BC: Do you think there any other legitimate options out there for conservatives today besides the Republican Party?

JACKIE MASON: No, I don't. There are no other options. For me, it's a practical question and the possibility of an independent winning is a long shot at best. Truthfully, with the Republicans, I don't see that much wrong with them. Yes, I'm more conservative than President Bush and the average Republican politician but I'm not going to reject them. I don't like all the spending bills but that's only one element in terms of leadership. Only the Republican Party cares about the issues that concern me. Comparing what the Democrats offer to what the Republicans offer is like comparing the money I have in my pocket to what Bill Gates has in his. All the Democrats do is bicker. They're not concerned about the war or the fate of the United States of America. They're desperate characters.

BC: Why do so many Jews favor the Democratic Party? Why do they instinctively gravitate towards the left?

JACKIE MASON: Because they have a guilty conscience, that's why. That's the reason. The moment they're born they're taught to feel guilt. They are told that they should spend their lives helping others and when they make a lot of money it really bothers them. So, as a way to decrease their guilt, they try to help the underdog. They think, "Why should I be rich when so many suffer?" They feel better once they run to the party that claims to defend the underdog, the Democrats. Older Jews think of Franklin Delano Roosevelt and see themselves as siding with the working class and the poor, so they continue to vote the way they do. As a class, Jews give three times as much money to charity as anybody else, but they feel guilty about their wealth anyway. They simply can't accept the idea of ever being Republicans. They still believe the rhetoric of FDR even though he's long gone. No matter what happens in their life they maintain this sickness. Yes, that's right, it's a sickness. That's exactly what it is. They are living in the past and they can't get over it.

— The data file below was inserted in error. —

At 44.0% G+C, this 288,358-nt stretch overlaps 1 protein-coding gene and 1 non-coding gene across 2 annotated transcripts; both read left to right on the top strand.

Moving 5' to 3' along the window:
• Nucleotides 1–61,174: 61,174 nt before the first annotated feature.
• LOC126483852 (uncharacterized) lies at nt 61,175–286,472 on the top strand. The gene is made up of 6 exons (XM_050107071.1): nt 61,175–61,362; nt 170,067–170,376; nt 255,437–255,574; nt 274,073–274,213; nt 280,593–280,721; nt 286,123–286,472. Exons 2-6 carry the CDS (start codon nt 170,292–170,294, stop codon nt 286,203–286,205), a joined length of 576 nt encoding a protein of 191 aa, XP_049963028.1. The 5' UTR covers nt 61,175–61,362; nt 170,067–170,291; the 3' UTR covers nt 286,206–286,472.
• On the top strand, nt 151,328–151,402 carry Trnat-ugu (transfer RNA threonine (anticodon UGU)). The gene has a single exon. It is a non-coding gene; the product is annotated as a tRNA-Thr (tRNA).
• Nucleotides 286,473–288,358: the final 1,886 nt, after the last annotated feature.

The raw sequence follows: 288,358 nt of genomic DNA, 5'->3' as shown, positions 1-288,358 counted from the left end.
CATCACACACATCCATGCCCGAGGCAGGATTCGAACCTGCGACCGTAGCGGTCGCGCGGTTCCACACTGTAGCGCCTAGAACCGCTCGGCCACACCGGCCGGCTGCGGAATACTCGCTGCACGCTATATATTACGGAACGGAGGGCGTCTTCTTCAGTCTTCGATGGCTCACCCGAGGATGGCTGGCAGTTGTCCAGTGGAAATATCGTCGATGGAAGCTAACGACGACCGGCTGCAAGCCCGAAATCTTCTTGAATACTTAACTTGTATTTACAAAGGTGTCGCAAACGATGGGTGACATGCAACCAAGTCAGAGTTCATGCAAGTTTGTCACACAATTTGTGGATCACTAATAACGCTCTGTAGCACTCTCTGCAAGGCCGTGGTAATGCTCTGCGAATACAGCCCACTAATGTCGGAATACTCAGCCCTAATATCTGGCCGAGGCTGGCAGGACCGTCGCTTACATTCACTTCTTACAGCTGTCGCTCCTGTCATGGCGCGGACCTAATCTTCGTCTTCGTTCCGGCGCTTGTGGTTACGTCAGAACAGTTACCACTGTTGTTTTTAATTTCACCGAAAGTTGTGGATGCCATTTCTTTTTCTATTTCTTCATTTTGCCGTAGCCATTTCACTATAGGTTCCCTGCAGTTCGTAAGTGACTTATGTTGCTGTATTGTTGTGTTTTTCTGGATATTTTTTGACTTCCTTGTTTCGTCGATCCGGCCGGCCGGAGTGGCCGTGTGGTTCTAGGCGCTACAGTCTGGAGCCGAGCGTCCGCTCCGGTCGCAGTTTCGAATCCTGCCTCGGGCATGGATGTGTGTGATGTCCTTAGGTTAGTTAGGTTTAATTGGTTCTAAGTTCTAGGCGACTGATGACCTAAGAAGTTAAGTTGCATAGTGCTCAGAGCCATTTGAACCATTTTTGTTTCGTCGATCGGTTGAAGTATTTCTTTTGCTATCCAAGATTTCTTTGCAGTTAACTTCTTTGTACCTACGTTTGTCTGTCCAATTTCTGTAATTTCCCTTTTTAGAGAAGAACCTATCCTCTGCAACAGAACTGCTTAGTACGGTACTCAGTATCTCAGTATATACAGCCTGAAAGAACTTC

BC: You wrote Schmucks! with coauthor Raoul Felder and you've also written countless articles for TAS with him in the past. What's the nature of your collaboration? How long have you been working together?

JACKIE MASON: Oh, I'd say we've been working together for about ten years now. Well, how we write varies, I guess. Sometimes he writes and I edit or sometimes we write it side by side if we're at a table together. It depends on how we run into each other. We always make the other guy a partner with whatever we're thinking about. It works out because we almost never have a difference of opinion on practically anything.

BC: I had no idea that you were the favorite comedian of England's royal family. How did that come about?

JACKIE MASON: I really don't how it happened. I just went there and I was a hit. That's the end of it. I got invited to do the Royal Command Performance, and you know the Queen and the whole royal family attend it. On television it's a three-hour entertainment special and I've found that my humor goes over big in London. I like to think that I'm a psychologist but just I can't figure that one out. I regularly sell out more in England than I do in America.

BC: What's the secret of your appeal with younger audiences? I saw you in Detroit back in 2004 and I recall the crowd being fairly mixed age-wise.

JACKIE MASON: Why wouldn't it be? You seem to think I'm 80 or something. Hey, the key is that I'm always relevant. Some of these comedians have nothing to say. They don't have any ideas so it's "F" this and "F" that. They give you a whole series of swear words and it's really just a way for them to get themselves out of trouble when they can't come up with anything. They're irrelevant and ridiculous.

People come to my shows and know that they're going to hear about what's going on in the world -- what's happening at the moment. My material is as new as anything on the dinner table. What difference does it make if I'm 70 or if I'm 20? The audience knows they aren't getting any old stories from me. What difference does a person's age make? I started in the business when I was 22. Besides, it's not as if I'm not going on eHarmony to look for a bride or anything.

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About the Author

Bernard Chapin is a writer and psychologist living in Chicago and the author of Escape from Gangsta Island. He is currently at work on a book concerning women.